A common teaching I hear, in my Christian circles, about forgiveness is that it is primarily intended to benefit the person extending it. The understanding is that when we forgive we free ourselves from anger and hurt. Or that forgiveness eliminates barriers between us and God. While I don’t disagree, I have found forgiveness to offer much more than we have come to expect.

The more I study the Bible and meditate on what Jesus said, and how He operated; the more I’m convinced we have an incomplete view of forgiving. In fact our common understanding may actually be a skewed view of the intention of forgiving.

70 times 7

When we see forgiveness in the bible, it always seems to benefit the one being forgiven more than it does the one doing the forgiving. And it is always extended beyond what we would deem acceptable. We see this when Jesus says to forgive 70×7 (Matt 18:21-22). It seems that in forgiving we are to extend God’s grace and mercy and pave the way for the person to come to God. The bible makes it seem as though forgiveness is always for the other person.

In every biblical reference I have read, it always benefits the one being forgiven. To be clear, I am not discounting the benefits we enjoy when we forgive. Forgiveness is an essential part of the internal healing process when someone was hurt. I also know that when you have been really hurt, and I mean devastated, forgiveness can be a far off thing. At some point, and even for an extended time, it may seem as if forgiveness will never come. This article is in no way intended to discount those truths. However, I would like to challenge us all to consider a more Christ-centered experience of forgiveness.

Why Does God Forgive

Isaiah 43:25 says, “I, I am he who blots out your transgressions for my own sake, and I will not remember your sins.” When we see verses like this it can seem like God is saying that His forgiveness is intended for His benefit. But, when you take the concept of forgiveness across the entirety of the Bible, the desire of God’s heart is to be with His creation. Having his creation reconciled with Him is the motivation for His forgiveness. Because God lacks nothing, and we lack all that is good, His forgiveness still ultimately benefits us, the Forgiven.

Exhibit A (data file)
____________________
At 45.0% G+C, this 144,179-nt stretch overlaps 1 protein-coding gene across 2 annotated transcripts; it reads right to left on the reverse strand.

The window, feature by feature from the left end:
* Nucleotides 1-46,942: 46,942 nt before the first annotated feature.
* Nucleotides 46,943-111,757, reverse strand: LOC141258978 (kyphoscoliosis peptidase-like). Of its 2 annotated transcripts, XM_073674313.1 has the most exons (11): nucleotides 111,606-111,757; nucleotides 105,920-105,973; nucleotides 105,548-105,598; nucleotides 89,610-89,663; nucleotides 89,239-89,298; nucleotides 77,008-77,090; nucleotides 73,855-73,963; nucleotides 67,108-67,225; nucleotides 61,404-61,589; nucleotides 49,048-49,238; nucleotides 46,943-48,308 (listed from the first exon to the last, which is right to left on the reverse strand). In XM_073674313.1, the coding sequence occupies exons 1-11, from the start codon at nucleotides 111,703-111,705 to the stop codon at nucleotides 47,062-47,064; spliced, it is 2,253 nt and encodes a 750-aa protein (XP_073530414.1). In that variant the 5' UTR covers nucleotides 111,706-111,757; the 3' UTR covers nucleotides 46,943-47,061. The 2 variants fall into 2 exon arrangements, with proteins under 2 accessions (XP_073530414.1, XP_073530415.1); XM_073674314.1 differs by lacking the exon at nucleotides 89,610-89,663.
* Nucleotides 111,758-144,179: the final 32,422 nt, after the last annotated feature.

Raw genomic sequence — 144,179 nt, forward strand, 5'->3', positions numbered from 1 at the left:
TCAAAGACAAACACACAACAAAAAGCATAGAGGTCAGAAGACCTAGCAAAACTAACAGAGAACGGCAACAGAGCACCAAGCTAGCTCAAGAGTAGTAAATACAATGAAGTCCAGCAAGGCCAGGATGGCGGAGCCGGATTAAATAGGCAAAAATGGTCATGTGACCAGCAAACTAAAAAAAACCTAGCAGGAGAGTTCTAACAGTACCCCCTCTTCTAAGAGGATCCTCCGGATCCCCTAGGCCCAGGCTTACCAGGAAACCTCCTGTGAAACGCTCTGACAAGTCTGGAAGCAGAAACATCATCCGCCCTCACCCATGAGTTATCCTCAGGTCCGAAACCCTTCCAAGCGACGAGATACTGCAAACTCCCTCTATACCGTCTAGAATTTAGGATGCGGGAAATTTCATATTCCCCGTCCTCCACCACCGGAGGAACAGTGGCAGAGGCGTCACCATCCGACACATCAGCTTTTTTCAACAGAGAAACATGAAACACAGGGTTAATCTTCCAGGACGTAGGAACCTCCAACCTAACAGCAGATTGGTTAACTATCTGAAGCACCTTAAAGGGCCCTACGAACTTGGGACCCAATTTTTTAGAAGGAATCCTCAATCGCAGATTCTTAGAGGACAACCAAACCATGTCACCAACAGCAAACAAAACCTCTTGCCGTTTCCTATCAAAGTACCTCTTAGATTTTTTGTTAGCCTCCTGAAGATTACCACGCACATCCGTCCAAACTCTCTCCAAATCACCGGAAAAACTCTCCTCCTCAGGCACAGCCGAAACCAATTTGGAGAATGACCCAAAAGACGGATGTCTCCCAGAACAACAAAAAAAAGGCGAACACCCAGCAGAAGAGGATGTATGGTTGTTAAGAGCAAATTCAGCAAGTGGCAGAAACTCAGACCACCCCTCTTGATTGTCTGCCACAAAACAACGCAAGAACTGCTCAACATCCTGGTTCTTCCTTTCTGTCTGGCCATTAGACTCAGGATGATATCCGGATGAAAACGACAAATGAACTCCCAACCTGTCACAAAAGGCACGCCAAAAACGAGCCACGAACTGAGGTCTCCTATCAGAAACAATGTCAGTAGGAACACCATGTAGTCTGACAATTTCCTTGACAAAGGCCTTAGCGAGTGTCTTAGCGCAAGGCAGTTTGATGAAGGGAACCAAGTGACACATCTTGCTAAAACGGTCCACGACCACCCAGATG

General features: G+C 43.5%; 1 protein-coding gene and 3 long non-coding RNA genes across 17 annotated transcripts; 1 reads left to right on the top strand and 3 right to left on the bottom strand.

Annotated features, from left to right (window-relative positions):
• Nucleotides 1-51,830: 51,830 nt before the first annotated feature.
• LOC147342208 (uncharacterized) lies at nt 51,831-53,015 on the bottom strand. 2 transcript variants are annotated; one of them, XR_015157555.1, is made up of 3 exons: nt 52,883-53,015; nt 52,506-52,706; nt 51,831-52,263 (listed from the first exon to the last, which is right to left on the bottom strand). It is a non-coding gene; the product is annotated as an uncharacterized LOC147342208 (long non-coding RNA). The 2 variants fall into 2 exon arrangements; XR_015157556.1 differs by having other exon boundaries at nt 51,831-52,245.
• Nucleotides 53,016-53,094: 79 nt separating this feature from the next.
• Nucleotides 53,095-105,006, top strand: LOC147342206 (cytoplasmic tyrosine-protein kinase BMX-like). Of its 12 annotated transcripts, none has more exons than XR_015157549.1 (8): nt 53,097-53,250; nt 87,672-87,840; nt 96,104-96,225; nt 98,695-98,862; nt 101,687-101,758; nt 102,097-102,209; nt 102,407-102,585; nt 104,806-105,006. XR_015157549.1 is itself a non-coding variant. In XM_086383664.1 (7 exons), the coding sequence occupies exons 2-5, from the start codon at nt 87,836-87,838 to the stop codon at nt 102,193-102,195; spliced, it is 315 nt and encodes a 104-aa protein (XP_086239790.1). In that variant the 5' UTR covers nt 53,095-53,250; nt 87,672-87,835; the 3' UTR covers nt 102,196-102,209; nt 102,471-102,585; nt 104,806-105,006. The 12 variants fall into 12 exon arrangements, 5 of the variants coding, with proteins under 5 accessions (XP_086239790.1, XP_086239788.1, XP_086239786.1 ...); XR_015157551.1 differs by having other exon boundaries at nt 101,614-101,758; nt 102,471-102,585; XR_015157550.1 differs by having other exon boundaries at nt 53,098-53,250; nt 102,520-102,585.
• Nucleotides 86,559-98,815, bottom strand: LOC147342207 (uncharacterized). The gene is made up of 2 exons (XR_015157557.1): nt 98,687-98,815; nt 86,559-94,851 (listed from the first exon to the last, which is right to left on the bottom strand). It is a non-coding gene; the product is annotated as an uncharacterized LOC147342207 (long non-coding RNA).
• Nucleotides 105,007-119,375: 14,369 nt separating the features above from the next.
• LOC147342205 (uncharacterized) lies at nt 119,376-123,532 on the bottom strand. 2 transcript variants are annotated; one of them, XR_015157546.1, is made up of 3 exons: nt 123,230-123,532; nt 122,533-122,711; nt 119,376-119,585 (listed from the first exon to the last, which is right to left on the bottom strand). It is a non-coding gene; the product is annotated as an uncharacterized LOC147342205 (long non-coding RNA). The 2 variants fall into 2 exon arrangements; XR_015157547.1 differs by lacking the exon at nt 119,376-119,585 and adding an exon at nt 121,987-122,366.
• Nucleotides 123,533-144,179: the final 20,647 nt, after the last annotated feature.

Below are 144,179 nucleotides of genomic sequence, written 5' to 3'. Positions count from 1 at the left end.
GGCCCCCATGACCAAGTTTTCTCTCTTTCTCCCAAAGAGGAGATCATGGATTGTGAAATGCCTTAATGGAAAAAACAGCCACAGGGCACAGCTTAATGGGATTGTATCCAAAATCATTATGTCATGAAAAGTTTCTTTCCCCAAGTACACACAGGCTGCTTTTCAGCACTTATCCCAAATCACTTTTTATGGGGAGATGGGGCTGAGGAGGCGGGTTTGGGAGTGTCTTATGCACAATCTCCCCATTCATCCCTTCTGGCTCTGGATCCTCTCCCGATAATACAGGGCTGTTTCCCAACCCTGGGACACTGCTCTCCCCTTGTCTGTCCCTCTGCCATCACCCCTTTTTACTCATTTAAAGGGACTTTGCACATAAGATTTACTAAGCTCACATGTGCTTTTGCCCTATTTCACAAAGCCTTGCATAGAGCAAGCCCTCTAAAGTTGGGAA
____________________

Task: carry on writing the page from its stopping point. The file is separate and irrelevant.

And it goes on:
The forgiveness we see God display, through Jesus, is not one that releases Him from us, but rather creates a path to Him. He beckons us to reconciliation with Him. Is it possible the type of forgiveness we are called to offer provides this same level of grace and mercy and the same path for the the one who we forgive?

Forgive Without limits

In Matthew 18:21, when Peter asked Jesus how often we should forgive, he suggested seven times, offering what he presumed to be an amount that was full of grace. Jesus countered with “seven times seventy.” This was not Jesus placing an exact number or limit on us forgiving, but instead expressing that forgiving someone goes far beyond any limitations that we can or should imagine.

Biblical Forgiveness

What would happen if we fully embraced the Apostle’s call in Eph 4:32 and Col 3:13 to forgive others like God, through Jesus has forgiven us? What would happen if the forgiveness we offered others created a path to God and invited them to walk toward Him? Maybe we should stop treating forgiveness like it is intended to free ourselves and start treating it like it is intended to free others. Maybe then more people could see that we are offering them a taste of the much sweeter path to forgiveness that Jesus offers.

If you found this post helpful, please use one of the button to share it.
photo credit: